I’ve had a bit of a breakthrough this week on what feels like a bit of crash course in mental health self-awareness. It feels silly really, I’ve done countless courses on mental health awareness for work, and it all makes sense – but it’s a whole different gravy applying it to yourself when you’re in the throes of it compared to if you were spotting the signs in a team mate or employee, or a friend even.
The first obstacle is acknowledging and admitting that you are in a position of mental ill health. It took my boss to point that out to me (in a gentle way). We are conditioned societally to be strong, to cope with things. I’m not sure that it’s specifically true that it’s more so for men, anecdotally people seem to think so – it doesn’t really matter though, I certainly found it tough to accept. I’ve never been a “man up” kind of man, but I think we all naturally feel a little disappointed in ourselves if we are finding it difficult to cope with life.
Exposing that vulnerability filled me with an enormous sense of dread – people might judge, people might see me as a burden, people might see me as weak. In addition to that, people have their own problems – if you fall into the trap of trying to rank them, you end up feeling like you’re really making a mountain out of a molehill. I knew there were options for referring to NHS treatments but well, the NHS is really rather busy right now what with the whole pandemic thing, right?
That process of opening up was actually positive – some intuitive people probed (gently), others I selectively reached out to were receptive, kind and supportive. Realising that really recovery was only going to be driven by myself, nobody else has a magic wand to ‘fix’ me, that reluctance to share with people diminished. It’s helped me realise that when others are suffering I don’t need to feel pressured to solve their problems, but to be open to listening to them.
So by the time referrals to NHS CBT therapy and talking to a therapist via our Employee Assistance Programme (which I’m very lucky to have) had materialised into appointments I was actually already on the right road to recovery, definitely ably assisted by the group I talked about in my last blog post, as well as some great book recommendations. There were, and have been, and probably will be, bumps in the road – but the broad trajectory was improvement from the low base of going to bed and not caring whether I woke up again or not.
On Monday the NHS webinar I attend was addressing people who literally aren’t able to function – helping them form strategies to be able to build up to the basic tasks of managing their hygiene, their home and their work. Not really relevant for me, but reassuring that I’ve been really good at staying on top of those things. I’ve not shunned what social contact I’ve been able to have and I’ve been doing really well at staying physically active, eating well and hydrating.
My work-organised therapist is more bespoke but still centred around CBT – they’ve been really positive sessions, and the session today probably confirmed that landmark moment. Next week we’re going to spend the session mapping out an exit strategy from being in therapy. A lot of my issues are probably akin to the grieving cycle, unfortunately some of that just takes time to process, but the CBT techniques combined with the other extra-curricular steps I’ve taken have undoubtedly helped make more sense of and apply some structure to that processing.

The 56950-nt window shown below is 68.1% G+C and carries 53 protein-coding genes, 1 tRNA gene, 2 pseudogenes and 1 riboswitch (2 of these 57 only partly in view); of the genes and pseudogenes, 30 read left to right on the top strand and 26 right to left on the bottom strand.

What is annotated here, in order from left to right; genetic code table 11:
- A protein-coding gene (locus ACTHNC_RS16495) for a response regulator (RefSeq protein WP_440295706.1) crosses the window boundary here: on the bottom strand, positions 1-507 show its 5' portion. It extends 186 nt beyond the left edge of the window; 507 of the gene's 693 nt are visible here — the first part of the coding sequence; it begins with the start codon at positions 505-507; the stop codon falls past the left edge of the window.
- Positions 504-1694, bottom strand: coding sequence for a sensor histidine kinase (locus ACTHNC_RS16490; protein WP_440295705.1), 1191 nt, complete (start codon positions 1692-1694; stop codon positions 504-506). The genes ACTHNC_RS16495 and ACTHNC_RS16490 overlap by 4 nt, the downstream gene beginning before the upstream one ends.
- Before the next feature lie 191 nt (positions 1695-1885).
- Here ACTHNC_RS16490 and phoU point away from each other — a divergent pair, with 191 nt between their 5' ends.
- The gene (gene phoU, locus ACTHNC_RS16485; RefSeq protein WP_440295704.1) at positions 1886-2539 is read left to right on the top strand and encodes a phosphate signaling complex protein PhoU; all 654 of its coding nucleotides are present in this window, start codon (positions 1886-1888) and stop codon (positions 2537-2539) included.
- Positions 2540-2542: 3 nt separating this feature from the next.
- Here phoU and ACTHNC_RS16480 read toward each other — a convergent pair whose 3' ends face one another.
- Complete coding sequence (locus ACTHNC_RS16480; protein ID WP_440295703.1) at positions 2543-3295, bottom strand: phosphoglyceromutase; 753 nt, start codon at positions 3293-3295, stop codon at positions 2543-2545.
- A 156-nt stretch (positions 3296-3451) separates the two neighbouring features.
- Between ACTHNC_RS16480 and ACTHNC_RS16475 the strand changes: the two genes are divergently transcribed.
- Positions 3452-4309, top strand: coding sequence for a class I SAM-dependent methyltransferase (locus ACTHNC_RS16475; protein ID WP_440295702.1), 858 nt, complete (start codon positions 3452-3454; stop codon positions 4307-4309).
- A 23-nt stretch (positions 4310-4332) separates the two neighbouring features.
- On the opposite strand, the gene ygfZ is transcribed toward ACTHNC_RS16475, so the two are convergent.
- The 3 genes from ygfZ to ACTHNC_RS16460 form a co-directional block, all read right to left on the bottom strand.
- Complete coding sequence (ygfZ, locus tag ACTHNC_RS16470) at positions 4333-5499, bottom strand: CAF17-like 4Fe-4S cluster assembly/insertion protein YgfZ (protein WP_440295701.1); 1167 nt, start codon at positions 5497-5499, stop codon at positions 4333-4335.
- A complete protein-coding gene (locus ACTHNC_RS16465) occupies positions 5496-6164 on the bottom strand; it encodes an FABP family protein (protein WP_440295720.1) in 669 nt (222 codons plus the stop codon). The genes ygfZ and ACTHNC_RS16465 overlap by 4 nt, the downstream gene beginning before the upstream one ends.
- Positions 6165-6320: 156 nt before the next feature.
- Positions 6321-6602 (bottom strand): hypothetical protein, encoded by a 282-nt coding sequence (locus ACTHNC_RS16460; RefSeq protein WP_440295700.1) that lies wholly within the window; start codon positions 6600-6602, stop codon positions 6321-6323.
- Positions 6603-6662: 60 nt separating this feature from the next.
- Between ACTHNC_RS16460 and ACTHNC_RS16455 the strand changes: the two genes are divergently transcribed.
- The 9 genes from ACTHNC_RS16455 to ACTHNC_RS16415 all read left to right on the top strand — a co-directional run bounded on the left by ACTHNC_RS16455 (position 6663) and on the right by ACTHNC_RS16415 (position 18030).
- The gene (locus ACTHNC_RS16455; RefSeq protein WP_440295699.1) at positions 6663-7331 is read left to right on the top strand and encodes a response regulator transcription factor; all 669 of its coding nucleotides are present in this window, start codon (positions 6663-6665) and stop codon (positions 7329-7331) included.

I’ll miss my weekly catch-ups with Holly as they’ve been incredibly helpful and affirming, but equally, I’d rather not need to have them. Whilst I’m finding it increasingly less relevant I will stick to the NHS webinars too – each week we fill in a questionnaire to ascertain where we’re at with various measures – a couple of times that’s prompted a clinician to call me to check in, which at first was frustrating as it’s an indicator that those scores aren’t great, but latterly it’s more of a comfort that there’s a safety net there if needed. I think they have it set to a bit of a hair trigger personally, but better that than the other way, right?
More than anything though this process has helped me to correct the stigma I attached to my own mental health – not for others suffering, but just for myself. Mental Health is a shit term really – mental health should be the default, shouldn’t it? It should mean you are mentally healthy, and when things go awry then that is mental ill health. Just as with your physical health, there’s a sliding scale – we could all be more physically healthy despite describing ourselves as fit and well, the same goes for your mind. And of course that doesn’t even touch on the fact that the two are inextricably linked.
Maintaining good mental health is a never ending process just like maintaining your physical health. I think we all know that, but can lose sight of the muscle-memory nature of that when things start to go wrong. Just because you’ve risen from the pit of despair doesn’t make the kind of tools and techniques you used to ascend any less relevant. Perversely, I can see a path to actually being a much more content person than I was back when I thought I was a content person – but that will always require incremental adjustments and work to maintain.
So I’m feeling good about transitioning away from being ‘in therapy’ to more wholly self-managing the things I’m working through – and frankly, most of that management has been by me, but with a great support network of family, friends, colleagues and professionals when needed. I suppose the moral of the story, as ever, is that if you are struggling then please please do reach out for help. Particularly in the wake of 15 months of severe restrictions on our freedom, it feels like there could be a secondary pandemic of mental ill health issues on the horizon.